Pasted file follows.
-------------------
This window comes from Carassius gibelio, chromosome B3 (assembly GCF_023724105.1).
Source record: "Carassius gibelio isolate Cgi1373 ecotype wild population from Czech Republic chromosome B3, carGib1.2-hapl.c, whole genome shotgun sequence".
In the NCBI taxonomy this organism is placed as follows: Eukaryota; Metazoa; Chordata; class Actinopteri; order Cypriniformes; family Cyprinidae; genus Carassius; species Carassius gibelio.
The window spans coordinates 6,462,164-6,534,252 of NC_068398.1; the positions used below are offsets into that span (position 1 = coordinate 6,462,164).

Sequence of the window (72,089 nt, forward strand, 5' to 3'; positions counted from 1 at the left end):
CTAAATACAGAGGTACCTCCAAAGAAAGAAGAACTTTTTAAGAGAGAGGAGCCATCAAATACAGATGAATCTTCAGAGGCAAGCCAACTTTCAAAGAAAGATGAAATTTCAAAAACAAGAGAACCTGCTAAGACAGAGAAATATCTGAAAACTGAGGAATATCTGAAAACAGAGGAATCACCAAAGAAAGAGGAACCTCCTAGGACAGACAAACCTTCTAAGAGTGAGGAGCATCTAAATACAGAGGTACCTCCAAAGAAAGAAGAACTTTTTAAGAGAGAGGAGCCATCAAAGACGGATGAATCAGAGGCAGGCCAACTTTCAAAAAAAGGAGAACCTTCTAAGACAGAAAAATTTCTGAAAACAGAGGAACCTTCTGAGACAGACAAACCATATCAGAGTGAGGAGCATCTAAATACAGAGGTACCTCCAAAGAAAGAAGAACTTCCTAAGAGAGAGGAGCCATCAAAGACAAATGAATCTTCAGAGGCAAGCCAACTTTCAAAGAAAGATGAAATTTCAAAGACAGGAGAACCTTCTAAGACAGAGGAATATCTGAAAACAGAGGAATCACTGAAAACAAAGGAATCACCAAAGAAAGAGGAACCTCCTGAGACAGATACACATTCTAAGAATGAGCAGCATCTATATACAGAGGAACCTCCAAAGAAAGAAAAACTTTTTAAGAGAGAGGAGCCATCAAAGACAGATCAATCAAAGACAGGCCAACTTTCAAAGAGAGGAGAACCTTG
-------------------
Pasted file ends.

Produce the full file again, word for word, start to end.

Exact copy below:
This window comes from Carassius gibelio, chromosome B3 (assembly GCF_023724105.1).
Source record: "Carassius gibelio isolate Cgi1373 ecotype wild population from Czech Republic chromosome B3, carGib1.2-hapl.c, whole genome shotgun sequence".
In the NCBI taxonomy this organism is placed as follows: Eukaryota; Metazoa; Chordata; class Actinopteri; order Cypriniformes; family Cyprinidae; genus Carassius; species Carassius gibelio.
The window spans coordinates 6,462,164-6,534,252 of NC_068398.1; the positions used below are offsets into that span (position 1 = coordinate 6,462,164).

Sequence of the window (72,089 nt, forward strand, 5' to 3'; positions counted from 1 at the left end):
CTAAATACAGAGGTACCTCCAAAGAAAGAAGAACTTTTTAAGAGAGAGGAGCCATCAAATACAGATGAATCTTCAGAGGCAAGCCAACTTTCAAAGAAAGATGAAATTTCAAAAACAAGAGAACCTGCTAAGACAGAGAAATATCTGAAAACTGAGGAATATCTGAAAACAGAGGAATCACCAAAGAAAGAGGAACCTCCTAGGACAGACAAACCTTCTAAGAGTGAGGAGCATCTAAATACAGAGGTACCTCCAAAGAAAGAAGAACTTTTTAAGAGAGAGGAGCCATCAAAGACGGATGAATCAGAGGCAGGCCAACTTTCAAAAAAAGGAGAACCTTCTAAGACAGAAAAATTTCTGAAAACAGAGGAACCTTCTGAGACAGACAAACCATATCAGAGTGAGGAGCATCTAAATACAGAGGTACCTCCAAAGAAAGAAGAACTTCCTAAGAGAGAGGAGCCATCAAAGACAAATGAATCTTCAGAGGCAAGCCAACTTTCAAAGAAAGATGAAATTTCAAAGACAGGAGAACCTTCTAAGACAGAGGAATATCTGAAAACAGAGGAATCACTGAAAACAAAGGAATCACCAAAGAAAGAGGAACCTCCTGAGACAGATACACATTCTAAGAATGAGCAGCATCTATATACAGAGGAACCTCCAAAGAAAGAAAAACTTTTTAAGAGAGAGGAGCCATCAAAGACAGATCAATCAAAGACAGGCCAACTTTCAAAGAGAGGAGAACCTTG